On the face of it, July - September was a slow quarter for my 95 by 65 project.  I completely only three goals in the three-month period:

  • #57 Finish chronological Bible reading plan
  • #37 Share at least 20 meals with others (home or restaurant, but not counting multi-day visits more than once or shared meals already in place)
  • #94 Rocket boost photo work (40 hours of work in segments of 1 or more hours, over approximately 2 weeks)

To complete my goals by age 65, I need to average slightly over three goals per month, not per quarter.

Maybe I'm being overly optimistic, but I'm still not worried.  Not by the numbers, anyway, because I know I'm making progress on many goals that by their nature take a long time to complete.

I do, however, continue to be ever-cognizant of the preciousness of time.  When I look at the imposing quantity of time necessary for some of my projects, and watch the calendar on my phone tick over another day with such relentless frequency, it's hard to shake a minor but persistent panic.  I'm keep in mind the following quote from George MacDonald, but have yet to succeed in working it out in my daily life:

He that believes shall not make haste.  There is plenty of time.  You must not imagine that the result depends on you, or me.  The question is, are you having a hand in the work God is doing?  It shows no faith in God to make frantic efforts or lamentations.  God will do his work in his time in his way.  Our responsibility is merely to stand ready and available and to go where he sends us and do what comes our way.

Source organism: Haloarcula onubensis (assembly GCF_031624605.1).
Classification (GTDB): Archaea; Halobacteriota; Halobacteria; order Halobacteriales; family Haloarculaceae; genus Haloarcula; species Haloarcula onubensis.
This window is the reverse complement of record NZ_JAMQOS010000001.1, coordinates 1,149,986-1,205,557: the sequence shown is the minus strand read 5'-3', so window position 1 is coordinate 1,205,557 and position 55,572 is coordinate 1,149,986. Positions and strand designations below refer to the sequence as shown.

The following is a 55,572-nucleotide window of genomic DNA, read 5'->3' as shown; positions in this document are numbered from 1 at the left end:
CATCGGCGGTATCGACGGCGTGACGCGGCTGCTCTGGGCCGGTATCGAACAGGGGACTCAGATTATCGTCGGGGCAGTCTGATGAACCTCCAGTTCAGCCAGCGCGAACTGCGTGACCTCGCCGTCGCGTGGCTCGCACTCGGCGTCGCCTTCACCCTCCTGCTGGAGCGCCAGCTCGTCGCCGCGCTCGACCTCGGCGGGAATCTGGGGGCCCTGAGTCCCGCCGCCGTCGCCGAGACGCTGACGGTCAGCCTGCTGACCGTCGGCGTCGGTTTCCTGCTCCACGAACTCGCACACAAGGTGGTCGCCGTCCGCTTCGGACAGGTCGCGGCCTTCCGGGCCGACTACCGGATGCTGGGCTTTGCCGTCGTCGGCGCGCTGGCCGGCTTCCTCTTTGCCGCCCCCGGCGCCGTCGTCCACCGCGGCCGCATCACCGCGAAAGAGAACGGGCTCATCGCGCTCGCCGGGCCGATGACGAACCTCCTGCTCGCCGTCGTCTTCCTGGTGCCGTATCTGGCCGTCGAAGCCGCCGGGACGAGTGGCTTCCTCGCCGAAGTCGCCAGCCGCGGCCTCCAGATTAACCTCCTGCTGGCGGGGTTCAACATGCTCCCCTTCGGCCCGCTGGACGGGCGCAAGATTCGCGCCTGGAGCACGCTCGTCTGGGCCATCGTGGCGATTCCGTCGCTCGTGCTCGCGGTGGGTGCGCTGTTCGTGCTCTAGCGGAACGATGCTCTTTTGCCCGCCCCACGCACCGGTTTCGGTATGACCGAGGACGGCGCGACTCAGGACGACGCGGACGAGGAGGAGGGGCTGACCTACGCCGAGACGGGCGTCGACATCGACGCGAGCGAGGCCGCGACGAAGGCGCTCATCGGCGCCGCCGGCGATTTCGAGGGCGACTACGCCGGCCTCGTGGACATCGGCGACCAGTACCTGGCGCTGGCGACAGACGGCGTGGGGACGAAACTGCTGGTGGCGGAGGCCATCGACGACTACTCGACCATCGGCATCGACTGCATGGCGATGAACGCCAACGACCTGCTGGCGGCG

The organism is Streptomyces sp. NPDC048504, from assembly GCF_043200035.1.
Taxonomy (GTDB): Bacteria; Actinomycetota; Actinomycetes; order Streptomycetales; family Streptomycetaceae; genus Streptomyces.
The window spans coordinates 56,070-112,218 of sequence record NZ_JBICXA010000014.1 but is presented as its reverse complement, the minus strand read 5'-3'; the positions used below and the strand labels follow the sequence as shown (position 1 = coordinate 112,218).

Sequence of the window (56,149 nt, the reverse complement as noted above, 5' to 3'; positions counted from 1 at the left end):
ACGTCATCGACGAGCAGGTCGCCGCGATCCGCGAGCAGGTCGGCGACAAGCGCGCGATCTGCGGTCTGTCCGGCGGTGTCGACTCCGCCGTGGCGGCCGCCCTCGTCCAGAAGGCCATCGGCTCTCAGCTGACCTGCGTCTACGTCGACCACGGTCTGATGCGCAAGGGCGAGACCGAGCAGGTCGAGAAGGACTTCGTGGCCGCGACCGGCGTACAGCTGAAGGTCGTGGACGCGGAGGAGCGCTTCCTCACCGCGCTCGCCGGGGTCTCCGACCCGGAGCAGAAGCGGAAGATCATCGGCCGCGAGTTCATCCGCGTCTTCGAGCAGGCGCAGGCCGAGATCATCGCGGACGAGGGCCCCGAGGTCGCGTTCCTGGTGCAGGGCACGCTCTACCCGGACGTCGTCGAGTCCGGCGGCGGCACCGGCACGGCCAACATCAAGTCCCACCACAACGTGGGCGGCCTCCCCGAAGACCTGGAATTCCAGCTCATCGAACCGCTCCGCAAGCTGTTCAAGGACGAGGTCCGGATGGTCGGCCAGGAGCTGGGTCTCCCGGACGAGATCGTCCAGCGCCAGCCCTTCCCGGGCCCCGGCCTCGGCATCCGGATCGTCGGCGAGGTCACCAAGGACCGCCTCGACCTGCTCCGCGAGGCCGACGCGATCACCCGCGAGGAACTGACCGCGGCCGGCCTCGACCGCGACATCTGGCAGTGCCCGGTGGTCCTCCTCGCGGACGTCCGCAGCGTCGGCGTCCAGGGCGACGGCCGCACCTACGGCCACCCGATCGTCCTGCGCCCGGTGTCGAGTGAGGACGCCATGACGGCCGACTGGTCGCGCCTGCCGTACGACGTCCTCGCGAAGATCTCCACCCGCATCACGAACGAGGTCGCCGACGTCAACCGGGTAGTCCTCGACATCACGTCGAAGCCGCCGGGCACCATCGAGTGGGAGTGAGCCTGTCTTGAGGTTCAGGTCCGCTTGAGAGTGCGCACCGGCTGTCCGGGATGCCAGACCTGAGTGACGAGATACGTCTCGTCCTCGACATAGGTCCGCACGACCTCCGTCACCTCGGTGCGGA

Another problem is that crossing goals off my list doesn't necessarily cross them out of my daily life.  Completing my "try new restaurants" goal doesn't mean we stop going out to eat, and finishing one Bible reading plan merely means beginning another.  Recently I completed Goal #65 Achieve 40,000 DuoLingo points.  Yet that completion won't gain me any time, at least I hope not, because I'm finding the DuoLingo lessons both enjoyable and valuable and plan to continue the work.  I can't let that suffer the fate of #16 Practice deliberate relaxation twice a day for a month, which did me so much good I intended to keep up the practice after meeting the goal, but....  I do intend to restart it, I do.

I have always disliked the "bucket list" idea.  I'm not sure why; perhaps my deep-seated anxiety about time as a limited resource rebels at the name—as yet another, mocking, reminder.  The 95 by 65 list serves me well as a way to achieve the concentrated attention of a bucket list with a more immediate and optimistic focus.


Posted by sursumcorda on Friday, November 6, 2015 at 7:22 am | Edit
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Go Mom!

Posted by Janet on Saturday, November 07, 2015 at 1:10 am

I do hope you know that the purpose of the list was not to add more stress to your life! I would like to finish my list, but if I don't I can add those things I didn't finish to my next list (or re-evaluate and see if that list item is important to me anymore).

I'm using my list as a way to prompt me to either do things that need to get done or to take a baby step out of my comfort zone.

You have made tremendous progress, but don't let it stress you out!

Posted by dstb on Saturday, November 07, 2015 at 8:22 am

Despite the impression I may have given, the list doesn't stress me at all. In addition to what you said (prompting me to do tings that need to get done, and to take baby steps out of my comfort zone), the list helps me focus, and gives me something to look at and say, "Hey, look what I did!" I'm enjoying the process a great deal.

The stress comes from an apparently abnormally acute sense of the preciousness of time. I say "abnormal" because if others are as freaked out about it as I am, they hide it well. The 95 by 65 list is actually a very helpful tool for managing that anxiety.

Posted by SursumCorda on Saturday, November 07, 2015 at 8:42 am
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